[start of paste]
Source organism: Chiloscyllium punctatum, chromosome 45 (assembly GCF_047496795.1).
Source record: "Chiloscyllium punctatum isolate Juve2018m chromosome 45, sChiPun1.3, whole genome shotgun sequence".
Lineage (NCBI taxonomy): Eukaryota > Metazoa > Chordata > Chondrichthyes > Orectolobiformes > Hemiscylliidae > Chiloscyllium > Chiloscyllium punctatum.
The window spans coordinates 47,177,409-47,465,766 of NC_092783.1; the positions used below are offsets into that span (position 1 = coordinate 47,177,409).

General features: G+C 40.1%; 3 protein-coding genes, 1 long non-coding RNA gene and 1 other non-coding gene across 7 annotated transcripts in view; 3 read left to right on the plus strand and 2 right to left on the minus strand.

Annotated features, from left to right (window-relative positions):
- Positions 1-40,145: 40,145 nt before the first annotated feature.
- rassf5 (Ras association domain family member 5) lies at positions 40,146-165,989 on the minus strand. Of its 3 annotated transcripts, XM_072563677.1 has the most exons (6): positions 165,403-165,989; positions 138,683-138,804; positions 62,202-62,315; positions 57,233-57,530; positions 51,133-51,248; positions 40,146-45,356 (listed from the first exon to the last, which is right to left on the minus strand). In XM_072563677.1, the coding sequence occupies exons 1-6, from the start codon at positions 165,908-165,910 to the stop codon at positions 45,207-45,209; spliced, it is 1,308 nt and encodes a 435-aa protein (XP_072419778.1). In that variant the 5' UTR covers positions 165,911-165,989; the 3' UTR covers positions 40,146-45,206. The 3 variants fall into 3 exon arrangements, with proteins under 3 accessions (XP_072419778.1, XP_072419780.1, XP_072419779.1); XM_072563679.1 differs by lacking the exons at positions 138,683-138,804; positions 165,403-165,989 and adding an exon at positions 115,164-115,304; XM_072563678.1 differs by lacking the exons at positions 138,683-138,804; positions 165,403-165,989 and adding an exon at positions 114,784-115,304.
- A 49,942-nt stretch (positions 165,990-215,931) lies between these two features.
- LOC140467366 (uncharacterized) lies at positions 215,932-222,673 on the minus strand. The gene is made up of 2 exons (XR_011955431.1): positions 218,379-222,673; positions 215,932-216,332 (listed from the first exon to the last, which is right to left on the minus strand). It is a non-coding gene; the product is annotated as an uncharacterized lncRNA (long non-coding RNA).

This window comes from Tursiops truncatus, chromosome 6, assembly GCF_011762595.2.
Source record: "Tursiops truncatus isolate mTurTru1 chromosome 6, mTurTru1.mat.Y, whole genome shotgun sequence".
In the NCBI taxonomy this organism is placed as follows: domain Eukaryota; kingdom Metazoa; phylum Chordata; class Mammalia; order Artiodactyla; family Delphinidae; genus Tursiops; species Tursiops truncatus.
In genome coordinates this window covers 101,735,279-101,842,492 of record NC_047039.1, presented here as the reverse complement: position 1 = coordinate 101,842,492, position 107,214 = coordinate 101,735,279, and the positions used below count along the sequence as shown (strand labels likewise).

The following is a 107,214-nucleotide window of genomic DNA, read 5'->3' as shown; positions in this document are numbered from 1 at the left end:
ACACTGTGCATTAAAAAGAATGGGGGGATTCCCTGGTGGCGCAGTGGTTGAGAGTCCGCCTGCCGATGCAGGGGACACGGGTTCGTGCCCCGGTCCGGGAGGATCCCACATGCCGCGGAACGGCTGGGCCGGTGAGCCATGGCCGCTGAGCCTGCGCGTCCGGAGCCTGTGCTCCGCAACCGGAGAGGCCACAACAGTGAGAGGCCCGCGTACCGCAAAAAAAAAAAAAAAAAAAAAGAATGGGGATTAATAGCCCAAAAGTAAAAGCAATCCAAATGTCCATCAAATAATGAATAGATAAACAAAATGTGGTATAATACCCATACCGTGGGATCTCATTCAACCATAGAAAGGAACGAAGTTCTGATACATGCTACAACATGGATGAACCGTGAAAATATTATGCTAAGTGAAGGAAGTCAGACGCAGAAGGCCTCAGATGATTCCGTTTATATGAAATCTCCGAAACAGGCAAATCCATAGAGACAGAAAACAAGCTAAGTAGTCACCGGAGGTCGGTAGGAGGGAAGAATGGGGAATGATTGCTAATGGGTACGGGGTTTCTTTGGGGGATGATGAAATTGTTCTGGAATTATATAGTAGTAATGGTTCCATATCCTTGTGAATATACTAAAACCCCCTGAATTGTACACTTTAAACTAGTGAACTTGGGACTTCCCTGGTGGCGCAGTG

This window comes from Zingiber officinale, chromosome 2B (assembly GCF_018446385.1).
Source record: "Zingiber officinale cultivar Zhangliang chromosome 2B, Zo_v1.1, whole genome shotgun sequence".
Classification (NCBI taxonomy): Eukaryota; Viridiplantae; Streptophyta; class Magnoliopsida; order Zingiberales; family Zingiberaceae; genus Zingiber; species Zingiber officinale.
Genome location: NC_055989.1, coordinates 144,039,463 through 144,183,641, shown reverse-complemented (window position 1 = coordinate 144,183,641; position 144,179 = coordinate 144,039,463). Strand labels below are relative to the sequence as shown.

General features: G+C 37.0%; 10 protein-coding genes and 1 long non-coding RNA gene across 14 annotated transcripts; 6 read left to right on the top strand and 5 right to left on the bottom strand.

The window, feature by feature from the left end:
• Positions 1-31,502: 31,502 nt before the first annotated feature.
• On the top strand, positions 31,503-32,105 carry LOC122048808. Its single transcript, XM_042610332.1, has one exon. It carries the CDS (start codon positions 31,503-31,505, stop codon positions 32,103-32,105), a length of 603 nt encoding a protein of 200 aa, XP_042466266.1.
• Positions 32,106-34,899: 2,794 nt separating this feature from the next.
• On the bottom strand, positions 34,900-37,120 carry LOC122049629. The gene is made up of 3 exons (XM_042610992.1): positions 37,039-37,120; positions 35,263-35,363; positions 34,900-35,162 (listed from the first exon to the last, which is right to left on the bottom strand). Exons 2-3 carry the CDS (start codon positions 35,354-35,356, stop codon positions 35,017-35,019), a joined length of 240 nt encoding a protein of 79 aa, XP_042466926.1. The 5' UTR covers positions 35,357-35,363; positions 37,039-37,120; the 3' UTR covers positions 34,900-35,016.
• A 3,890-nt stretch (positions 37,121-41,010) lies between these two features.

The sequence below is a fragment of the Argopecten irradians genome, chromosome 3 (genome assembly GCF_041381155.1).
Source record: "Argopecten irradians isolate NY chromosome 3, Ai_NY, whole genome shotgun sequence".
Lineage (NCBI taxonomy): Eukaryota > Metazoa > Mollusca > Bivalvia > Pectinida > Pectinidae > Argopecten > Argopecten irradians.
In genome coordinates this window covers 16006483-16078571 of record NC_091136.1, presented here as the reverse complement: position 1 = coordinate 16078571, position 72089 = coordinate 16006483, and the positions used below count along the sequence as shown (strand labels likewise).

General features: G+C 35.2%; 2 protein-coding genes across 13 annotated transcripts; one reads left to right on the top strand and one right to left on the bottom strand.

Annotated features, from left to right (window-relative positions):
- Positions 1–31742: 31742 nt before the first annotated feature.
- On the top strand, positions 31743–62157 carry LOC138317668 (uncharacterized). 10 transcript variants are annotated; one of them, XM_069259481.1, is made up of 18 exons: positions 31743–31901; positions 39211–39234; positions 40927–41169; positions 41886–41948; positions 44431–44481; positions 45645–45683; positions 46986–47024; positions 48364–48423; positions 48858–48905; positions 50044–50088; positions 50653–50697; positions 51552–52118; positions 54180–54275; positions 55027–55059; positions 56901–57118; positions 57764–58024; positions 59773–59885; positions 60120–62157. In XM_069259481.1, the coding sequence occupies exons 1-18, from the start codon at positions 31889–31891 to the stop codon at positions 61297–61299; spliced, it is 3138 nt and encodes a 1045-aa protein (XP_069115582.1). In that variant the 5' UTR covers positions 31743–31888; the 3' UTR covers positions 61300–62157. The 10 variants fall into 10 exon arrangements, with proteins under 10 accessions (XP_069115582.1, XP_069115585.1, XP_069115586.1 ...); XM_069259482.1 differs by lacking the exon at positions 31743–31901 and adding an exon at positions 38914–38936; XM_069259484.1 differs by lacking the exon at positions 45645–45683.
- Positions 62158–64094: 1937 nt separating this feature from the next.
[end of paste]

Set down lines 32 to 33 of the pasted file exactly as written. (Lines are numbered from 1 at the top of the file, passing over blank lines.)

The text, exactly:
General features: G+C 35.2%; 2 protein-coding genes across 13 annotated transcripts; one reads left to right on the top strand and one right to left on the bottom strand.

Annotated features, from left to right (window-relative positions):